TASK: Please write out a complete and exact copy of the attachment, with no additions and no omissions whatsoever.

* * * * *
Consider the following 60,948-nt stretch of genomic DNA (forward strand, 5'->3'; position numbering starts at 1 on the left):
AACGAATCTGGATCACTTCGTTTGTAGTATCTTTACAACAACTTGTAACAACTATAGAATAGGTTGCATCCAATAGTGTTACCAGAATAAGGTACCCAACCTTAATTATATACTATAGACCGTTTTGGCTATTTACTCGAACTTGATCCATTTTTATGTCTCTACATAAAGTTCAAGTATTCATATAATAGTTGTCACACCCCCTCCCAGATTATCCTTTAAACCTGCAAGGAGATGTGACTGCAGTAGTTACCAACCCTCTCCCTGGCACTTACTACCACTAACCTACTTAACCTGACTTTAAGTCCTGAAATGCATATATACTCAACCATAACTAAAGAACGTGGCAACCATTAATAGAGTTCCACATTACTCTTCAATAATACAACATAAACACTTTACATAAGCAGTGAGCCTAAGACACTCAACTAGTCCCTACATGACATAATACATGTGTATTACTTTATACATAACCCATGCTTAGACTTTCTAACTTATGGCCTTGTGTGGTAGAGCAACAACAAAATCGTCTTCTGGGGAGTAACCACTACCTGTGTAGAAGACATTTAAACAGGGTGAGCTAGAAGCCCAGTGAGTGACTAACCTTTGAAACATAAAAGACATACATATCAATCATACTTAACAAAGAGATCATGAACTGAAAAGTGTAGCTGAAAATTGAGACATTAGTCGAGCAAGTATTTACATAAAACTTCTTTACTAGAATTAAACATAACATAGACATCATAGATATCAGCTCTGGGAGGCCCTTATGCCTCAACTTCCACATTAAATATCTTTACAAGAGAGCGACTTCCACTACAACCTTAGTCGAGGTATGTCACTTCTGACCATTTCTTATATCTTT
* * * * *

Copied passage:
Consider the following 60,948-nt stretch of genomic DNA (forward strand, 5'->3'; position numbering starts at 1 on the left):
AACGAATCTGGATCACTTCGTTTGTAGTATCTTTACAACAACTTGTAACAACTATAGAATAGGTTGCATCCAATAGTGTTACCAGAATAAGGTACCCAACCTTAATTATATACTATAGACCGTTTTGGCTATTTACTCGAACTTGATCCATTTTTATGTCTCTACATAAAGTTCAAGTATTCATATAATAGTTGTCACACCCCCTCCCAGATTATCCTTTAAACCTGCAAGGAGATGTGACTGCAGTAGTTACCAACCCTCTCCCTGGCACTTACTACCACTAACCTACTTAACCTGACTTTAAGTCCTGAAATGCATATATACTCAACCATAACTAAAGAACGTGGCAACCATTAATAGAGTTCCACATTACTCTTCAATAATACAACATAAACACTTTACATAAGCAGTGAGCCTAAGACACTCAACTAGTCCCTACATGACATAATACATGTGTATTACTTTATACATAACCCATGCTTAGACTTTCTAACTTATGGCCTTGTGTGGTAGAGCAACAACAAAATCGTCTTCTGGGGAGTAACCACTACCTGTGTAGAAGACATTTAAACAGGGTGAGCTAGAAGCCCAGTGAGTGACTAACCTTTGAAACATAAAAGACATACATATCAATCATACTTAACAAAGAGATCATGAACTGAAAAGTGTAGCTGAAAATTGAGACATTAGTCGAGCAAGTATTTACATAAAACTTCTTTACTAGAATTAAACATAACATAGACATCATAGATATCAGCTCTGGGAGGCCCTTATGCCTCAACTTCCACATTAAATATCTTTACAAGAGAGCGACTTCCACTACAACCTTAGTCGAGGTATGTCACTTCTGACCATTTCTTATATCTTT